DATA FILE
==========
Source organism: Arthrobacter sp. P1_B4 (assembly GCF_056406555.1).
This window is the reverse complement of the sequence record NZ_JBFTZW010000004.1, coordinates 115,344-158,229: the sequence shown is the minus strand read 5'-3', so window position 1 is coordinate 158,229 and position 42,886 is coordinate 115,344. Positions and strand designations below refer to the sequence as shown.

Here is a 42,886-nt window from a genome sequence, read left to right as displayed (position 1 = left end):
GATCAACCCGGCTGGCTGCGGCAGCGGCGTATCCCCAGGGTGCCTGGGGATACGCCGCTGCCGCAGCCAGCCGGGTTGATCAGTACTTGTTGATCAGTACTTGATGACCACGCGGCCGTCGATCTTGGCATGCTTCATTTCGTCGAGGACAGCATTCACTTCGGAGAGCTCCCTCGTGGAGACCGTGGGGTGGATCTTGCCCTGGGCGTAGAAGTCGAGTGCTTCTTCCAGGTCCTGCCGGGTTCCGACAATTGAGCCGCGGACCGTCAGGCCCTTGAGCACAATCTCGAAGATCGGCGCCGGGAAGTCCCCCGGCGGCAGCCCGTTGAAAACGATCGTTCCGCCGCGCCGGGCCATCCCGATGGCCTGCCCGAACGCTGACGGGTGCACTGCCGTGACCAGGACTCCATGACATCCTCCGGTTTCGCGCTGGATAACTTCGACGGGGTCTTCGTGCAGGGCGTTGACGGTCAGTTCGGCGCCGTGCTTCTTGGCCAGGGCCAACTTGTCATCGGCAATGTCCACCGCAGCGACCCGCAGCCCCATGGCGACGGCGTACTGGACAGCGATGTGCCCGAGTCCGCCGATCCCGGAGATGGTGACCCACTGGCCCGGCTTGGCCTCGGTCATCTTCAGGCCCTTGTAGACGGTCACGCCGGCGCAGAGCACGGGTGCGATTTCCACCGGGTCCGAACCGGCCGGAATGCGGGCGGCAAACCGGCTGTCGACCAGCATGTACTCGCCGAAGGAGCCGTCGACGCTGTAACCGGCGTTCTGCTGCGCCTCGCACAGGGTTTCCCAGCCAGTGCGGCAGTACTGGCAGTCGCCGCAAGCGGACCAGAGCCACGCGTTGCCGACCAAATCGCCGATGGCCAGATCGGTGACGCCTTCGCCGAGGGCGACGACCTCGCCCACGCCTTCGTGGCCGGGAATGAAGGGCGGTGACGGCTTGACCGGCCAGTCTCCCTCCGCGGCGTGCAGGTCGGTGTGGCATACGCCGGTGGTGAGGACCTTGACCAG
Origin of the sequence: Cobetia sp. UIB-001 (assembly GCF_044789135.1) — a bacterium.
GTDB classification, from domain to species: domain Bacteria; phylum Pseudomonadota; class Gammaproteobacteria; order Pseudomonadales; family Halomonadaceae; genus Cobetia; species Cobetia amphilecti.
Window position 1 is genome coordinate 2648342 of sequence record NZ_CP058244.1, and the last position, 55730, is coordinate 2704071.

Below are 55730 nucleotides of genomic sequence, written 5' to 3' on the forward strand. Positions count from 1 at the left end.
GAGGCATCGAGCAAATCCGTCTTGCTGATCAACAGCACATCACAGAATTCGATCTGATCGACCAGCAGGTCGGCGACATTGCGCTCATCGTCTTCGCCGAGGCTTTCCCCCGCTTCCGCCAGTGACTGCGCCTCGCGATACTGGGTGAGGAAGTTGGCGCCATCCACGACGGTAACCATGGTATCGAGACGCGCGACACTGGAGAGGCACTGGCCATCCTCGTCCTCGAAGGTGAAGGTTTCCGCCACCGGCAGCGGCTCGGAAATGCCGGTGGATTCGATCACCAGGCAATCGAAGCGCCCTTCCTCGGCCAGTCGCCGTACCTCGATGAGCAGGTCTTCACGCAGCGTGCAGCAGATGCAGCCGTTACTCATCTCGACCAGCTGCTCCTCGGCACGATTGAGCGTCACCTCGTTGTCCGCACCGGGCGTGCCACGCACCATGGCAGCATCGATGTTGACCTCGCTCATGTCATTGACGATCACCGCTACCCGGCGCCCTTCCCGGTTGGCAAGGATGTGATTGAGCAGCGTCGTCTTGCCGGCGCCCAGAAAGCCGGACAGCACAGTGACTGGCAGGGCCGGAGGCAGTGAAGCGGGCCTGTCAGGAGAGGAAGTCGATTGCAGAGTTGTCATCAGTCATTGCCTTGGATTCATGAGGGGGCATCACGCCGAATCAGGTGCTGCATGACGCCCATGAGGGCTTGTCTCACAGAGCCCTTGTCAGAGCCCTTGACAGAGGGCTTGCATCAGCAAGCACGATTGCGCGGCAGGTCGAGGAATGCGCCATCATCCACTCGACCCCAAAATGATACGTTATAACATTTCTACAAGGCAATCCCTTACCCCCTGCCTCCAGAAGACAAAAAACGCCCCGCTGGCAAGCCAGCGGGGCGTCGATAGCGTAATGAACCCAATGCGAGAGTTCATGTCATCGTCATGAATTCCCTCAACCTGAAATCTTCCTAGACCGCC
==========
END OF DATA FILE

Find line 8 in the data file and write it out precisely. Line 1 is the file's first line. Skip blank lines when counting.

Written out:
Below are 55730 nucleotides of genomic sequence, written 5' to 3' on the forward strand. Positions count from 1 at the left end.